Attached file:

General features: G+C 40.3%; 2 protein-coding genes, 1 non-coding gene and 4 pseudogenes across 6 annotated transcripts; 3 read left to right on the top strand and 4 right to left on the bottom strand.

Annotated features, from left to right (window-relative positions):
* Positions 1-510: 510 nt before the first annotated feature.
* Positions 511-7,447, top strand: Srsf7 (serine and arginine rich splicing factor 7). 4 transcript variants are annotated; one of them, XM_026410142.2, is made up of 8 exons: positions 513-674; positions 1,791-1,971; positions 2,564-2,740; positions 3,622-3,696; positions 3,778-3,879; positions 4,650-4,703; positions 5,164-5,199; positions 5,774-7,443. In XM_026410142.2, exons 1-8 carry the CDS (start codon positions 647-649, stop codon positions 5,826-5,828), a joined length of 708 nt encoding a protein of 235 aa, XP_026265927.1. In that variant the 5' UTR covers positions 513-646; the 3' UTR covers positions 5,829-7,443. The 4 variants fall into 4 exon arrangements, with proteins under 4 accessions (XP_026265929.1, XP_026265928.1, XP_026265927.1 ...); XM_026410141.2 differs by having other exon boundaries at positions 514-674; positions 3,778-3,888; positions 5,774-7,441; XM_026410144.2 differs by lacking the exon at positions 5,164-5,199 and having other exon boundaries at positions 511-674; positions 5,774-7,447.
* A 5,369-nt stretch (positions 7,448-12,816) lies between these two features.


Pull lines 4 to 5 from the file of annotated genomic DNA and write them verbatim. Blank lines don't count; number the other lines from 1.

* Positions 511-7,447, top strand: Srsf7 (serine and arginine rich splicing factor 7). 4 transcript variants are annotated; one of them, XM_026410142.2, is made up of 8 exons: positions 513-674; positions 1,791-1,971; positions 2,564-2,740; positions 3,622-3,696; positions 3,778-3,879; positions 4,650-4,703; positions 5,164-5,199; positions 5,774-7,443. In XM_026410142.2, exons 1-8 carry the CDS (start codon positions 647-649, stop codon positions 5,826-5,828), a joined length of 708 nt encoding a protein of 235 aa, XP_026265927.1. In that variant the 5' UTR covers positions 513-646; the 3' UTR covers positions 5,829-7,443. The 4 variants fall into 4 exon arrangements, with proteins under 4 accessions (XP_026265929.1, XP_026265928.1, XP_026265927.1 ...); XM_026410141.2 differs by having other exon boundaries at positions 514-674; positions 3,778-3,888; positions 5,774-7,441; XM_026410144.2 differs by lacking the exon at positions 5,164-5,199 and having other exon boundaries at positions 511-674; positions 5,774-7,447.
* A 5,369-nt stretch (positions 7,448-12,816) lies between these two features.